NSC Statement on Passage of the Comprehensive Addiction and Recovery Act

CARA includes actions to address America's prescription opioid crisis.

​Itasca, IL – The National Safety Council applauds Congress for addressing the nation's prescription opioid crisis by passing the Comprehensive Addiction and Recovery Act (CARA). This bipartisan-supported legislation will save thousands from the most fatal drug epidemic in recorded U.S. history.

Prescription opioid abuse accounted for nearly 19,000 deaths in 2014 and has fueled an unprecedented rise in preventable deaths across the nation.[i] We know the cure for this public health crisis. Increasing access to naloxone and medication-assisted treatment, improving prescription drug monitoring programs, implementing prescriber guidelines and creating public education campaigns all are key steps toward saving lives. The Council is pleased to see that CARA includes actions to address each of these issues. 

This bill makes a strong statement about our leaders' commitment to ending opioid abuse; however, it cannot be an effective roadmap to recovery without proper funding. Congress must ensure funds are available to carry out these actions and implement effective programs. Without those funds, efforts will stall and lives will be lost.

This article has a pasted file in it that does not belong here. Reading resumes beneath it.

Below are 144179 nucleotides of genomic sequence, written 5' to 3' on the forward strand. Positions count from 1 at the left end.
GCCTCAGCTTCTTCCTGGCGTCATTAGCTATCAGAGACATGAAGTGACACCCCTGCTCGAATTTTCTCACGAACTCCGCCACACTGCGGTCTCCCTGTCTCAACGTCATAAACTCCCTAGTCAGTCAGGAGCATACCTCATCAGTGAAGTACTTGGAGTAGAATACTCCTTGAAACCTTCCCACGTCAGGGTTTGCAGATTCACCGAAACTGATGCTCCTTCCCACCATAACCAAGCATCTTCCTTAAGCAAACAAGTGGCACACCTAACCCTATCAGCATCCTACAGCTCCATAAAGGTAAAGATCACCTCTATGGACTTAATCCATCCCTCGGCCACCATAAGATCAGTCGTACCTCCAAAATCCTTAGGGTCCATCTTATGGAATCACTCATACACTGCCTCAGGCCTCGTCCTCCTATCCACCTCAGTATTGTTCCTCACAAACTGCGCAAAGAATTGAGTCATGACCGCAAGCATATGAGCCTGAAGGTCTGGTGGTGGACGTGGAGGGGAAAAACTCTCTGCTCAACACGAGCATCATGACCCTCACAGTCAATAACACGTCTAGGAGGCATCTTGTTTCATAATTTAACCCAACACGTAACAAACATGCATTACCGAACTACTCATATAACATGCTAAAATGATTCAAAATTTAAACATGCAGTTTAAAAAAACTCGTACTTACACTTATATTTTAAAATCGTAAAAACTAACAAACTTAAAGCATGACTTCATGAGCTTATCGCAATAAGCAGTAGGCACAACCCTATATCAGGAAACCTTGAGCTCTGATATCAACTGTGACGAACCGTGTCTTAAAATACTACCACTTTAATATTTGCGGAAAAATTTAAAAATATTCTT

Unacceptably, only four states are making notable progress in the fight against opioid abuse, according to the recent National Safety Council report, Prescription Nation. Twenty-eight states received a "failing" grade. This legislation will provide states with the life-saving resources necessary to make a down payment on our future and end opioid overdoses nationwide.

About the National Safety Council

Founded in 1913 and chartered by Congress, the National Safety Council, nsc.org, is a nonprofit organization whose mission is to save lives by preventing injuries and deaths at work, in homes and communities, and on the road through leadership, research, education and advocacy. NSC advances this mission by partnering with businesses, government agencies, elected officials and the public in areas where we can make the most impact – distracted driving, teen driving, workplace safety, prescription drug overdoses and Safe Communities.

[i] According to Injury Facts 2016

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